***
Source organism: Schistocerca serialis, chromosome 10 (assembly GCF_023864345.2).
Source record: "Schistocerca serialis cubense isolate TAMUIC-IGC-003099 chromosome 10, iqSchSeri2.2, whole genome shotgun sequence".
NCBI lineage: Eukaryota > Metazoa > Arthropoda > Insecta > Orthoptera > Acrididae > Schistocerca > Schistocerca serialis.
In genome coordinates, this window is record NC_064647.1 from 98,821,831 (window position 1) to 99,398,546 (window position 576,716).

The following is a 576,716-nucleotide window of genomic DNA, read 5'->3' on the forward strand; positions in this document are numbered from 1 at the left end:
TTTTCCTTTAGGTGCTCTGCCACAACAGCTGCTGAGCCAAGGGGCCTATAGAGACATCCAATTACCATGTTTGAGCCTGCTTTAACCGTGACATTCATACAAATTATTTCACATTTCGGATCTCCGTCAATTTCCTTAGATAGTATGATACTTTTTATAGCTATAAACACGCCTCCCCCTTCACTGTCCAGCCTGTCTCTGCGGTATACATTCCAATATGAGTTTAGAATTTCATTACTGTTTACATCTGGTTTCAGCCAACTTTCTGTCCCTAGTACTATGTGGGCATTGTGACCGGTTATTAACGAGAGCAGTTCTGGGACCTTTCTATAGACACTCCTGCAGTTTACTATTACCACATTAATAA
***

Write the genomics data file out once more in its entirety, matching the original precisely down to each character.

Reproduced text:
Source organism: Schistocerca serialis, chromosome 10 (assembly GCF_023864345.2).
Source record: "Schistocerca serialis cubense isolate TAMUIC-IGC-003099 chromosome 10, iqSchSeri2.2, whole genome shotgun sequence".
NCBI lineage: Eukaryota > Metazoa > Arthropoda > Insecta > Orthoptera > Acrididae > Schistocerca > Schistocerca serialis.
In genome coordinates, this window is record NC_064647.1 from 98,821,831 (window position 1) to 99,398,546 (window position 576,716).

The following is a 576,716-nucleotide window of genomic DNA, read 5'->3' on the forward strand; positions in this document are numbered from 1 at the left end:
TTTTCCTTTAGGTGCTCTGCCACAACAGCTGCTGAGCCAAGGGGCCTATAGAGACATCCAATTACCATGTTTGAGCCTGCTTTAACCGTGACATTCATACAAATTATTTCACATTTCGGATCTCCGTCAATTTCCTTAGATAGTATGATACTTTTTATAGCTATAAACACGCCTCCCCCTTCACTGTCCAGCCTGTCTCTGCGGTATACATTCCAATATGAGTTTAGAATTTCATTACTGTTTACATCTGGTTTCAGCCAACTTTCTGTCCCTAGTACTATGTGGGCATTGTGACCGGTTATTAACGAGAGCAGTTCTGGGACCTTTCTATAGACACTCCTGCAGTTTACTATTACCACATTAATAA